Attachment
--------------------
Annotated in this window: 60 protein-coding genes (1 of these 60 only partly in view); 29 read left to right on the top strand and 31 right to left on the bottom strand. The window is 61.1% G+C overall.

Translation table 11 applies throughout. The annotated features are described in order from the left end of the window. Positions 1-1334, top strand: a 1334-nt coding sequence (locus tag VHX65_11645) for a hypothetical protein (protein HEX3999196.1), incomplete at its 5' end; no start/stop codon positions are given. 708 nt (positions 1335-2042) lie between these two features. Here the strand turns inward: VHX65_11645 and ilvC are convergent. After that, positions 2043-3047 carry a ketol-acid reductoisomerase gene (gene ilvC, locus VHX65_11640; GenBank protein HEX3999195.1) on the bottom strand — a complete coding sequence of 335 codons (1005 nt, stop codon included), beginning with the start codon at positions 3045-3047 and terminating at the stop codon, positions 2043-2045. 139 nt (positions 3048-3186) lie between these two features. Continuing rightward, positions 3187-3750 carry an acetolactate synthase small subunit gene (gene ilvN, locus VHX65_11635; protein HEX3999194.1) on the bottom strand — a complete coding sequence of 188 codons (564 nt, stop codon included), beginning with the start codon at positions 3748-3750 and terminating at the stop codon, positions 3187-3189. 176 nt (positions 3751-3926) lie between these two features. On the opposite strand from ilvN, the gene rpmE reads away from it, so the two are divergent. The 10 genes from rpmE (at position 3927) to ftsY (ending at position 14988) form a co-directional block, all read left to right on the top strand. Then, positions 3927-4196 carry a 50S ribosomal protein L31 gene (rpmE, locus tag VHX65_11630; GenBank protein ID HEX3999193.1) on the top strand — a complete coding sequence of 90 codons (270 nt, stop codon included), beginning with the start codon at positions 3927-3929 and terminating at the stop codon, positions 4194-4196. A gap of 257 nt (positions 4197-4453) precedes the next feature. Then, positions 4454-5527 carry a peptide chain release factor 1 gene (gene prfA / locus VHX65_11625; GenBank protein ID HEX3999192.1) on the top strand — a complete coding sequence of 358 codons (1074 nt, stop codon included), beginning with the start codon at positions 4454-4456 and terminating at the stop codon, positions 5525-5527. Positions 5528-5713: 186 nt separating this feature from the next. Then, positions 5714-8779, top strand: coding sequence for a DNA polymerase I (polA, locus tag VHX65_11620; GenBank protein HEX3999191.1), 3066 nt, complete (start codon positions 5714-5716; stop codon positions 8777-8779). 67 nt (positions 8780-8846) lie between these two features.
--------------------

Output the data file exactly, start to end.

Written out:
Annotated in this window: 60 protein-coding genes (1 of these 60 only partly in view); 29 read left to right on the top strand and 31 right to left on the bottom strand. The window is 61.1% G+C overall.

Translation table 11 applies throughout. The annotated features are described in order from the left end of the window. Positions 1-1334, top strand: a 1334-nt coding sequence (locus tag VHX65_11645) for a hypothetical protein (protein HEX3999196.1), incomplete at its 5' end; no start/stop codon positions are given. 708 nt (positions 1335-2042) lie between these two features. Here the strand turns inward: VHX65_11645 and ilvC are convergent. After that, positions 2043-3047 carry a ketol-acid reductoisomerase gene (gene ilvC, locus VHX65_11640; GenBank protein HEX3999195.1) on the bottom strand — a complete coding sequence of 335 codons (1005 nt, stop codon included), beginning with the start codon at positions 3045-3047 and terminating at the stop codon, positions 2043-2045. 139 nt (positions 3048-3186) lie between these two features. Continuing rightward, positions 3187-3750 carry an acetolactate synthase small subunit gene (gene ilvN, locus VHX65_11635; protein HEX3999194.1) on the bottom strand — a complete coding sequence of 188 codons (564 nt, stop codon included), beginning with the start codon at positions 3748-3750 and terminating at the stop codon, positions 3187-3189. 176 nt (positions 3751-3926) lie between these two features. On the opposite strand from ilvN, the gene rpmE reads away from it, so the two are divergent. The 10 genes from rpmE (at position 3927) to ftsY (ending at position 14988) form a co-directional block, all read left to right on the top strand. Then, positions 3927-4196 carry a 50S ribosomal protein L31 gene (rpmE, locus tag VHX65_11630; GenBank protein ID HEX3999193.1) on the top strand — a complete coding sequence of 90 codons (270 nt, stop codon included), beginning with the start codon at positions 3927-3929 and terminating at the stop codon, positions 4194-4196. A gap of 257 nt (positions 4197-4453) precedes the next feature. Then, positions 4454-5527 carry a peptide chain release factor 1 gene (gene prfA / locus VHX65_11625; GenBank protein ID HEX3999192.1) on the top strand — a complete coding sequence of 358 codons (1074 nt, stop codon included), beginning with the start codon at positions 4454-4456 and terminating at the stop codon, positions 5525-5527. Positions 5528-5713: 186 nt separating this feature from the next. Then, positions 5714-8779, top strand: coding sequence for a DNA polymerase I (polA, locus tag VHX65_11620; GenBank protein HEX3999191.1), 3066 nt, complete (start codon positions 5714-5716; stop codon positions 8777-8779). 67 nt (positions 8780-8846) lie between these two features.